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Praying To The Anime Goddess

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It's said that there is a religion for everyone. Otaku are no exception.

Ryohoji Temple, a Buddhist temple in Tokyo's Hachioji, might have been built in the 16th century; however, it is anything but traditional. CNNGo reports that in June 2009, the temple's chief monk Shoko Nakazato created a manga-esque sign to "tell the people that temples are a fun place to visit".

The temple didn't stop there, going on to create its own character called "Toro Benten" and own theme song. Yes, there are even karaoke versions of the theme songs. The character appears on merchandise sold at the temple that includes good luck charms, capsule toys and t-shirts. The priest's business cards even have the character on them.

On the temple's You Tube site, there are clips of Toro Benten as well as footage of monks praying to the character.


The temple is known as the "moe-dera" with "moe" referring to the nebulous otaku concept of cute and "dera" meaning "temple".

Religion in Japan changed radically after the war, with more and more individuals shunning it altogether, perhaps feeling burned over the way it was used to drag Japan into foreign expansion and ultimately war.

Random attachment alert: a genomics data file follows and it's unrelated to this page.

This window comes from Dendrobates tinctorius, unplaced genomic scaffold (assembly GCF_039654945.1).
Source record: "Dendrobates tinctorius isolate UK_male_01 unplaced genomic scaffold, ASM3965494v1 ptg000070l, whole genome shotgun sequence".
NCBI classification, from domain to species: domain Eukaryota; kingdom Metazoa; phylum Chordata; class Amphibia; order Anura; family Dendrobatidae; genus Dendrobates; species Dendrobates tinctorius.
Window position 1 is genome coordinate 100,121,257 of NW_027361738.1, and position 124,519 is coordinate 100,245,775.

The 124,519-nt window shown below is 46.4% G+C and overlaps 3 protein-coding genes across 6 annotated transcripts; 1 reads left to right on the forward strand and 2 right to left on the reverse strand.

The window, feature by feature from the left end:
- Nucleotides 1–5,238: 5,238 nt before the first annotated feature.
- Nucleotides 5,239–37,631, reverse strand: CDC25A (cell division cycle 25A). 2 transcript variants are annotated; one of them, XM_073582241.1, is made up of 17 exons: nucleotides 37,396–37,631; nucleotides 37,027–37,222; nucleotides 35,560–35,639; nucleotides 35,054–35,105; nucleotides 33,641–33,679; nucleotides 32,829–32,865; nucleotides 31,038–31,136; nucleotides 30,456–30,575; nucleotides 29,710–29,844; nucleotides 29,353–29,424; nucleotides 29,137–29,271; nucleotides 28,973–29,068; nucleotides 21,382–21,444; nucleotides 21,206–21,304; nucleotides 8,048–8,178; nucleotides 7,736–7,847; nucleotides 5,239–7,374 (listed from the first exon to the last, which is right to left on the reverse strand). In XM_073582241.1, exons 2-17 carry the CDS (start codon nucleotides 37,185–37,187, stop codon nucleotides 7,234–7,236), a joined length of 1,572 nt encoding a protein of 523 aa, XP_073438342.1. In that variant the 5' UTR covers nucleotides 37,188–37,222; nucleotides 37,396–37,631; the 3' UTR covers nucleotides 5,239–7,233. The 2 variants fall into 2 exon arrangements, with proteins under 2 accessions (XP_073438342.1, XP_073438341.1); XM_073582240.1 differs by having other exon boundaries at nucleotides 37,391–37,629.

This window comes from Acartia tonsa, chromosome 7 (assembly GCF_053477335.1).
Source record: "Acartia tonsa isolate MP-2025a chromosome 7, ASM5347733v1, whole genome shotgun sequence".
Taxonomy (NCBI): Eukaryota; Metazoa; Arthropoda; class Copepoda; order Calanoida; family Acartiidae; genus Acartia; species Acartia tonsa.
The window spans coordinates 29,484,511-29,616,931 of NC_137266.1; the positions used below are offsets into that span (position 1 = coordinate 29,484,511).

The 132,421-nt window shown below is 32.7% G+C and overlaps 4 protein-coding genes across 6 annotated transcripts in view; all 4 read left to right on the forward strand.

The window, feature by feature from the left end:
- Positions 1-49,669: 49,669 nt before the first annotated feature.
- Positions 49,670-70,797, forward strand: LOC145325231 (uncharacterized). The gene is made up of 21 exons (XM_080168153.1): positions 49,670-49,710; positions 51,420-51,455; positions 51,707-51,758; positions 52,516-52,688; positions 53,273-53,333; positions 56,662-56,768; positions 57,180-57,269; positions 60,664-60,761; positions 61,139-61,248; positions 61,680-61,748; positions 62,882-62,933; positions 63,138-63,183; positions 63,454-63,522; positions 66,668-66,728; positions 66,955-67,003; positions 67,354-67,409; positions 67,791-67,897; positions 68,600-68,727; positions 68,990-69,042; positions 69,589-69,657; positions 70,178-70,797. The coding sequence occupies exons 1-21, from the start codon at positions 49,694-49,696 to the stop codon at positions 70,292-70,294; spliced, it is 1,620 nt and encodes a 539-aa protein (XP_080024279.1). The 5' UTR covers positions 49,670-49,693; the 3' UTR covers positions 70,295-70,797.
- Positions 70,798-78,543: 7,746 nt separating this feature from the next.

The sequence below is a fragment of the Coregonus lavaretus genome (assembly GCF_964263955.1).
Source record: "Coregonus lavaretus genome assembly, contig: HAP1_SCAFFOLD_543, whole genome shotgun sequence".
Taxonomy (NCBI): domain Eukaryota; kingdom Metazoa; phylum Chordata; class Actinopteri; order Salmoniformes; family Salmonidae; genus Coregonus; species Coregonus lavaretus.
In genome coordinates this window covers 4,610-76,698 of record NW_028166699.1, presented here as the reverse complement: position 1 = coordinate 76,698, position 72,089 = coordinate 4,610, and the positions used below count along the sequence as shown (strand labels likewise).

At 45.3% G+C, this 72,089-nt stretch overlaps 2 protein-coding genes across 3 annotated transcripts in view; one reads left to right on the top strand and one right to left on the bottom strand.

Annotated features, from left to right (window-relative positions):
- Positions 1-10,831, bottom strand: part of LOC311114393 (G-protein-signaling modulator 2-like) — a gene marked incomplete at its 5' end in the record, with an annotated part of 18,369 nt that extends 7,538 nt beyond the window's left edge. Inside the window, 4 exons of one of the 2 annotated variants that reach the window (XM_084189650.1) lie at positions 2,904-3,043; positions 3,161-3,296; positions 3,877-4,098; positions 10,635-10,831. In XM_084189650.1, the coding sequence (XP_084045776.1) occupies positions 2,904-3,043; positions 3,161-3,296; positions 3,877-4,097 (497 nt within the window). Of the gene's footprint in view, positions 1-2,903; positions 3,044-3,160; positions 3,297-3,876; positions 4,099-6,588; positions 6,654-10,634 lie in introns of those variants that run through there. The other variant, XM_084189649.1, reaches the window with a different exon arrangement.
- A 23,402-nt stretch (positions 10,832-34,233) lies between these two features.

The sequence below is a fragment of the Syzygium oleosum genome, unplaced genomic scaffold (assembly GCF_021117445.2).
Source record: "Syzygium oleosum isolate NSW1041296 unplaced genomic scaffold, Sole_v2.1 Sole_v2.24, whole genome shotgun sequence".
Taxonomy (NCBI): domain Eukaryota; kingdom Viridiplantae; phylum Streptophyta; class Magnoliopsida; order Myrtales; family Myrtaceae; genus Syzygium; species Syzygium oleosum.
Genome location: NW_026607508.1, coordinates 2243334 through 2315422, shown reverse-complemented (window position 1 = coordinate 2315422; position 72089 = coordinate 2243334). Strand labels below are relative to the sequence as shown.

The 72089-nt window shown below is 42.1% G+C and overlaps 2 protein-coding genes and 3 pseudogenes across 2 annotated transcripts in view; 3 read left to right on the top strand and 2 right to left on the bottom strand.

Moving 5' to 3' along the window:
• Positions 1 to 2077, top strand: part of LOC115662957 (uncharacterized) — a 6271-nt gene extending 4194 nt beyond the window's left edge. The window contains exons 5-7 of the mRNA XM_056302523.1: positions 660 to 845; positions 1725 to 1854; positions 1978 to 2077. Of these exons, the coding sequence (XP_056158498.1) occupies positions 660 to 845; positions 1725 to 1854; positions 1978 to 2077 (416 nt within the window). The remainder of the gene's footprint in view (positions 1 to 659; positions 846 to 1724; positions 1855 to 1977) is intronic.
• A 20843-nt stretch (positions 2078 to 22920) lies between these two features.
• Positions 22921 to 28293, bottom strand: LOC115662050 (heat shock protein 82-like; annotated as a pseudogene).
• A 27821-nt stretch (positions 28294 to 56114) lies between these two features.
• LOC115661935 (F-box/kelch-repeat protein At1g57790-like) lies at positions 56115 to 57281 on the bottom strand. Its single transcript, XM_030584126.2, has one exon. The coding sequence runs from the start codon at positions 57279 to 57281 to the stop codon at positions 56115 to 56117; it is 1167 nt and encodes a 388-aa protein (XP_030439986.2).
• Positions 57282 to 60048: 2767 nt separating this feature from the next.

Yet, religion in Japan is highly flexible. When babies are born, they are blessed in Shinto shrines. When they grow up they have Christian-style weddings — in artifice only. And when they die, a Buddhist priest typically performs the funeral rites. Because of the strong connection with funerals and funeral memorial services (called "hoji" in Japanese), many young Japanese equate temples with death. Tourists might enjoy visiting temples because they are peaceful and beautiful, but young Japanese might be more reluctant. Ryohoji Temple is attempting to change that by making it more approachable. Ironically, just as some will be attracted to the temple because of its colorful characters, others will be utterly repelled by it.

Buddhism in Japan has traditionally been broken into many sects in order to produce a religion that's most relevant to believer's daily lives. Shinto shrines in Japan are doing this by tapping the appeal of anime, so why not Buddhist temples?

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